When my children were young, one of the songs I enjoyed singing them to sleep with was
“Amazing Grace.” I sang it so often I began to worry that one day they might fall asleep in church
while singing this beautiful testimony of God’s ever-present grace.
Having spent years at sea prior to his conversion—first in the Royal Navy and then as crewman
and captain of slave ships—the hymn’s author, John Newton, understood firsthand the dangers,
toils and snares of life. Some he suffered at the mercy of unforgiving seas. Some he brought to
bear upon others as an active participant in and beneficiary of the slave trade.
Only later, sometime after his conversion, would Newton come to understand that it was grace
that had been moving in his life to bring him safely through. Only later, as a participant in the
movement to abolish slavery, would he come to understand this same grace would lead him
God’s grace is just as near to us and just as sufficient, although we, like Newton, may at first be
unaware of its presence. God’s grace is yet moving in our midst, reaching out to us, even though
our lives be entangled in the brokenness and injustice of the times in which we live.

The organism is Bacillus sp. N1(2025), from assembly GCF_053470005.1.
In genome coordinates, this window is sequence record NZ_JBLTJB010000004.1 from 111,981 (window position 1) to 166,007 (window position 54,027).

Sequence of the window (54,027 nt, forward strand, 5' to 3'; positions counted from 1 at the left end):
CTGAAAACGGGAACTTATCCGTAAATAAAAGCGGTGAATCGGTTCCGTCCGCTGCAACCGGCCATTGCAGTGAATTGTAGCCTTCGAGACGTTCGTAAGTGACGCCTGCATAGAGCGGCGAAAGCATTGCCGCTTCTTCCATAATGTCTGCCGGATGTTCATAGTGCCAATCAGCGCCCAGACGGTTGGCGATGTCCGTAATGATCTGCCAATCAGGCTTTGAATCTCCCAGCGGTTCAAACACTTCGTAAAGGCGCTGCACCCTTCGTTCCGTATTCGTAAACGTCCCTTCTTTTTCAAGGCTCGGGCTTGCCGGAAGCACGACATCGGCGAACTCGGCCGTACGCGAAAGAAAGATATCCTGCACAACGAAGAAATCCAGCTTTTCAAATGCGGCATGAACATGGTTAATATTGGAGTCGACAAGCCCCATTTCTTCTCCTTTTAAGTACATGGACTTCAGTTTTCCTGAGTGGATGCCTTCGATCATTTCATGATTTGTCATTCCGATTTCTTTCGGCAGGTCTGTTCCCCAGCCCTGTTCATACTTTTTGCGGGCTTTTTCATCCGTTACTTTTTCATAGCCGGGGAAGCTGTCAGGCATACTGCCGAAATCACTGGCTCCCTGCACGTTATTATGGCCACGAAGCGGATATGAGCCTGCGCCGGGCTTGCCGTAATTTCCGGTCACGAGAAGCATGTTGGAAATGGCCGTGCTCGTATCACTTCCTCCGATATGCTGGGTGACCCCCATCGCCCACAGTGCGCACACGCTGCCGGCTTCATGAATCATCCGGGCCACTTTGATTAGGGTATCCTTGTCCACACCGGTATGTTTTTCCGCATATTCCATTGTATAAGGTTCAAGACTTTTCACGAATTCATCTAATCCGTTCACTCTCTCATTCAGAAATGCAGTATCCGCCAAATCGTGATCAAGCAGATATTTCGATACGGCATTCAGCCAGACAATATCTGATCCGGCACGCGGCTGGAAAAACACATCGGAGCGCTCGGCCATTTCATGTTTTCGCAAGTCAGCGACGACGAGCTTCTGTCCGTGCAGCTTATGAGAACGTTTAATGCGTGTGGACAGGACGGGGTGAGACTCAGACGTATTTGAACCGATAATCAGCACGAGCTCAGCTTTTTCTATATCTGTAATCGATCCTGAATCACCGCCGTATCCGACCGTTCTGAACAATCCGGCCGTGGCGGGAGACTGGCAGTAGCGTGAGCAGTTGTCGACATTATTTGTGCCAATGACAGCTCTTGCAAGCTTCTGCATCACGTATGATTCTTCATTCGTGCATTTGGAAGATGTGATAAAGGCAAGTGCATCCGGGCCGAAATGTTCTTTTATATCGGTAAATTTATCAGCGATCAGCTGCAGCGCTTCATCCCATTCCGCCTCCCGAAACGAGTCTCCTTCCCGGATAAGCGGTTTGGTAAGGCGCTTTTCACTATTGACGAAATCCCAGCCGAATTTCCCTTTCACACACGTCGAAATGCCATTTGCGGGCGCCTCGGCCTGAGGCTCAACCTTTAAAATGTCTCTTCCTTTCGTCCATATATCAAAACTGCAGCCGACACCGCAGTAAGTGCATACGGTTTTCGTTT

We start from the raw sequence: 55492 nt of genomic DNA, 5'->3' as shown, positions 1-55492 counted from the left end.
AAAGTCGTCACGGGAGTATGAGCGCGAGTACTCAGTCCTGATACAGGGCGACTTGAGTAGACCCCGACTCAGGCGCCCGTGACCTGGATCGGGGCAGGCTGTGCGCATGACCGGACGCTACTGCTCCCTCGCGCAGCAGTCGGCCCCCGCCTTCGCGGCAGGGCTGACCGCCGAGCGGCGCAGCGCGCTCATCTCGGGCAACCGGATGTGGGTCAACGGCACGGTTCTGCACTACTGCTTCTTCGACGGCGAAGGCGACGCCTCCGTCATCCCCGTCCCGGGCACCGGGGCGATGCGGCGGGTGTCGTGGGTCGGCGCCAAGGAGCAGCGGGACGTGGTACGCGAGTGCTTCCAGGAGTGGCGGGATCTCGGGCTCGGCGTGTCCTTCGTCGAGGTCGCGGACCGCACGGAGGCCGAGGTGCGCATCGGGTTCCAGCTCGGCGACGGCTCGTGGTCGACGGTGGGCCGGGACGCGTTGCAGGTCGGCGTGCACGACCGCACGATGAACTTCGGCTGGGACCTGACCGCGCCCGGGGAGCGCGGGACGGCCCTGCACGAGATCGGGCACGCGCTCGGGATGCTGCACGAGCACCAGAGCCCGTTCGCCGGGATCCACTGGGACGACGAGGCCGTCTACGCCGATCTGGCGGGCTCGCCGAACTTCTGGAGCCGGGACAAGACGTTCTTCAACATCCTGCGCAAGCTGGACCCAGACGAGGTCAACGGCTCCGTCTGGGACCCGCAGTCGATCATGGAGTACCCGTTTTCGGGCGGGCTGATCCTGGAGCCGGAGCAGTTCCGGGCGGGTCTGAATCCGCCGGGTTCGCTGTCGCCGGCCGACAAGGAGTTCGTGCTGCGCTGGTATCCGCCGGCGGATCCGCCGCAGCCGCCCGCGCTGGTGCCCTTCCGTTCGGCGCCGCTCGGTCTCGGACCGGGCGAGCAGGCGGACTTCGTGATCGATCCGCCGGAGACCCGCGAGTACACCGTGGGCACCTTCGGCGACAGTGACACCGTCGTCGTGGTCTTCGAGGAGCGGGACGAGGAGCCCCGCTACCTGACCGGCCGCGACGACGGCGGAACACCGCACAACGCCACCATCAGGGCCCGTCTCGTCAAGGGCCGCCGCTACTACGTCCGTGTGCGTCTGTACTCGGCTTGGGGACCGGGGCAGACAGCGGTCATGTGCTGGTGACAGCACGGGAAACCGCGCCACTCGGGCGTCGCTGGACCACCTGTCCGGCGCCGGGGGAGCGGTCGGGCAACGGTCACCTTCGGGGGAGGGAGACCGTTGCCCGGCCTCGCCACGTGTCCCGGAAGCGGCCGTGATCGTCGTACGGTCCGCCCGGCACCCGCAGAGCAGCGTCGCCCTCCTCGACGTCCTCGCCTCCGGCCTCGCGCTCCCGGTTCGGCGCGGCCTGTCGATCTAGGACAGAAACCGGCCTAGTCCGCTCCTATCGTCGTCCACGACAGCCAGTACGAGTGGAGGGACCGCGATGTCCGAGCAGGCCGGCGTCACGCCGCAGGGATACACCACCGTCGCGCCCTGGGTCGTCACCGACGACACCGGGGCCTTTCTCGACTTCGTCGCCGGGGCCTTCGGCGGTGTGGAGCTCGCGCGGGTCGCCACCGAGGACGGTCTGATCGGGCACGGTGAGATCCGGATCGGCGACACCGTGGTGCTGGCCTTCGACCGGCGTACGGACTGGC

This week The Christian Citizen is in Kansas City, Missouri, at Space for Grace, the biennial
conference of American Baptist Home Mission Societies. This summer we published articles by
two Space for Grace presenters, Kathy Khang and Amy Butler, and later today I’ll be interviewing
Amy Butler for a live edition of our podcast—Justice. Mercy. Faith.
Through Space for Grace 2022 and beyond, we’ll continue to listen for the sweet sound of
God’s amazing grace, looks for its manifestation in our lives and in the lives of those around us,
and make space for its healing presence and growth in the brokenness of our communities,
nation and world. We do so confident that grace, which has brought us safe thus far, will yet lead
Editor, Christian Citizen